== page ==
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  1. Default Driving from New York to Florida. How much time will this I-95 S Exit 52 detour save?

    I'm driving from New York to Florida and was planning on taking I-95 S the entire way. I didn't see any point in having to pay attention to Waze or any other navigation apps. Here is a dilemma I'm facing:

    Both Waze and google maps have me taking this detour off I-95 South:

    Take exit 52 for MD-295 S/Balt/Wash Pkwy
    0.9 mi
    Merge onto MD-295 S
    5.5 mi
    Keep right to stay on MD-295 S
    0.1 mi
    Continue straight to stay on MD-295 S (signs for Route 195 W)
    440 ft
    Keep left to stay on MD-295 S
    5.8 mi
    Continue onto Baltimore-Washington Pkwy
    18.2 mi
    Keep left to stay on Baltimore-Washington Pkwy
    0.5 mi
    Continue onto MD-201
    0.3 mi
    Continue onto State Hwy 295
    Entering District of Columbia
    2.0 mi
    Keep left to stay on State Hwy 295
    2.1 mi
    Use the right 2 lanes to take exit 1B-C for I-695 toward Downtown
    0.4 mi
    Continue onto I-695 W
    1.9 mi
    Merge onto I-395 S
    1.0 mi
    Keep right to stay on I-395 S
    Entering Virginia
    11.1 mi
    Merge onto I-95 S

    Itís a long trip and I'd prefer not to have to think too much, but if the detour will save a lot of time, then I'll take it. How much longer will the trip be if I just stay on I-95 S toward Washington?

    Thanks

  2. #2
    Join Date
    May 2003
    Location
    Green County, Wisconsin
    Posts
    13,684

    Default

    Welcome to the RTA Forum!

    I can't say how much time it will save - especially when you're talking about a part of the country where Traffic backups are routine. The time of day, day of the week, and simply luck will all be factors.

    I will warn that "just staying on I-95" isn't as simple as getting on a highway and just driving - I-95 in particular will have lots of sections where you'll be co-signed with other highways and will need to exit to stay on I-95. I-95 in particular is a collections of lots of different highways, run by different jurisdictions, and was planned to run down some roads that never got built - heck, until 2 years ago, I-95 didn't even connect between NJ and PA!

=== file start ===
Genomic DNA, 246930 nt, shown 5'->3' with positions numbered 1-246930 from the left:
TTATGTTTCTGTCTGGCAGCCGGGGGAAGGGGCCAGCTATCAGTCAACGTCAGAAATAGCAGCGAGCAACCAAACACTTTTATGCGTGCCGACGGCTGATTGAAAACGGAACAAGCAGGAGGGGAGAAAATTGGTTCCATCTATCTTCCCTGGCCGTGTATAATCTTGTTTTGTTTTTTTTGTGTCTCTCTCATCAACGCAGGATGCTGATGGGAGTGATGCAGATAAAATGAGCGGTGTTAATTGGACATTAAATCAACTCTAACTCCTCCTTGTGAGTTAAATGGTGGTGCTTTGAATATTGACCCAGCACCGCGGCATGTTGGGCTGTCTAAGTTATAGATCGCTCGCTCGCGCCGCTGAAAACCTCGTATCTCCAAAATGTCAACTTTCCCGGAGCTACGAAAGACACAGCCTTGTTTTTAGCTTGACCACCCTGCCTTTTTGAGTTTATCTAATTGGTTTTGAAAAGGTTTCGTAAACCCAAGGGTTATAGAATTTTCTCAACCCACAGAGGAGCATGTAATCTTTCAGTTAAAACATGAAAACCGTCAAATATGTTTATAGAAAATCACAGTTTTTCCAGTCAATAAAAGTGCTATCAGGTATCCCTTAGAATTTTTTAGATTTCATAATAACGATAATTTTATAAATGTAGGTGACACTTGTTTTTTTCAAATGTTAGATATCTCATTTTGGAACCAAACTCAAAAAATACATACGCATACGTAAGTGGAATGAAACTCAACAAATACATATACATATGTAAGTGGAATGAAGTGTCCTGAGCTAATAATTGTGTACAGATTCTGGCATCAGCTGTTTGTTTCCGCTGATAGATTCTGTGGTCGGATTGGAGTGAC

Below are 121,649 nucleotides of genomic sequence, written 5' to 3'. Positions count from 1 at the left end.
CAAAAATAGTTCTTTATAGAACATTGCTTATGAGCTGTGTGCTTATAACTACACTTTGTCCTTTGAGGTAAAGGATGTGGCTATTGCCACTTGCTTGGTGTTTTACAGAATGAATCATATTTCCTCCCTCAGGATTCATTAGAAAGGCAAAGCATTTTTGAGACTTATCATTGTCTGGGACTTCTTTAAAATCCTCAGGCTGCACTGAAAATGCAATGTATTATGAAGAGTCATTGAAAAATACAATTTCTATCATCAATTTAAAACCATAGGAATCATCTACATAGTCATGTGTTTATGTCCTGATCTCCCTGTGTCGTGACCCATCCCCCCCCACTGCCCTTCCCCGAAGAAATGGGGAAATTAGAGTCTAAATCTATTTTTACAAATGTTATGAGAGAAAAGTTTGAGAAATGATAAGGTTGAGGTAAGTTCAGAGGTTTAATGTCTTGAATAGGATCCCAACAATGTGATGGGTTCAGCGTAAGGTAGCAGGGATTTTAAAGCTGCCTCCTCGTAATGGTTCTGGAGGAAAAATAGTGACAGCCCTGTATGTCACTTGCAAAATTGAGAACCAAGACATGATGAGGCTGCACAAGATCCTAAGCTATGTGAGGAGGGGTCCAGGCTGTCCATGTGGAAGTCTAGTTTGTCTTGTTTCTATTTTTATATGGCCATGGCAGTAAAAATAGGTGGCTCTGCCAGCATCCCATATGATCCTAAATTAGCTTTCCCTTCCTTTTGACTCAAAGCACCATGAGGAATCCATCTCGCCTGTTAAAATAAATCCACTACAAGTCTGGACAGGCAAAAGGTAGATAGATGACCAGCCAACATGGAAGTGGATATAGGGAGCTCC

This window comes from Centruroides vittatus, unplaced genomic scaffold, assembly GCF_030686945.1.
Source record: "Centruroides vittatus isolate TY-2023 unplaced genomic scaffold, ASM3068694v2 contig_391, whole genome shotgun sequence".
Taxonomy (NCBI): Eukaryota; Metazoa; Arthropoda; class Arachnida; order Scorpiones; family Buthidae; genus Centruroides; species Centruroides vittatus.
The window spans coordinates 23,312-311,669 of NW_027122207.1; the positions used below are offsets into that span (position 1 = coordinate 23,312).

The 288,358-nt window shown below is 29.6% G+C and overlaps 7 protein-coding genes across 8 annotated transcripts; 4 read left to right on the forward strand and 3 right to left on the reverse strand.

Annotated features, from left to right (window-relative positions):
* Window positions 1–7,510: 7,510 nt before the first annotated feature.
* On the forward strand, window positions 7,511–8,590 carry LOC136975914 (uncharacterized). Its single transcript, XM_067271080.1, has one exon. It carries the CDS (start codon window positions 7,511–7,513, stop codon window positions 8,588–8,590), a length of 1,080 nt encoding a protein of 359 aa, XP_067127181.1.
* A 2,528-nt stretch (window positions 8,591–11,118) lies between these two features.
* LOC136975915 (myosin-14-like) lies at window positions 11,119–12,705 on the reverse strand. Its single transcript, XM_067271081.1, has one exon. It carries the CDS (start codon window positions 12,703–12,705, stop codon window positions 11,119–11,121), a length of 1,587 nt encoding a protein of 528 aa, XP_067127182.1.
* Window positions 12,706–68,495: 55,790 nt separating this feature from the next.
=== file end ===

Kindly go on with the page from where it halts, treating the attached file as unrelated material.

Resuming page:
I would also urge against blindly following what computerize mapping programs tell you - make sure you always know where you are telling your car to go. Paper maps can actually be easier in this regard. Also don't fall for the fantasy travel time estimates by those programs - your actual travel times will be at least 20% longer - and probably even more factoring the traffic problems that are routine on I-95. It's at least 2 full days from NY to FL - maybe even 3 if you're heading to South FL.

    It you want an easier drive, you might also consider making your way out to I-81 and use that to make your way south - completely bypassing the challenge that is I-95 - cutting back to I-95 in South Carolina. While that is longer, it's a much easier drive.

  3. #3
    Join Date
    Oct 2008
    Location
    Joplin MO
    Posts
    10,036

    Default

    I will do anything to avoid I-95 between Boston and Richmond, any day, any time of the day!

    Take I-78 out of NYC to I-81 to I-77 to I-26 back to I-95.

  4. Default

    Thanks for the quick replies.

    If it makes a difference for the answer, I'm going to be starting the trip this upcoming January 1st. I should be on the road by 9:00 A.M. Assuming I leave at exactly 9:00, quick research shows that I should be by I-95 exit 52 by 12:30 P.M. If there is no northeast snow or other adverse conditions, I'm also assuming that the first day of the trip should be relatively traffic and problem free.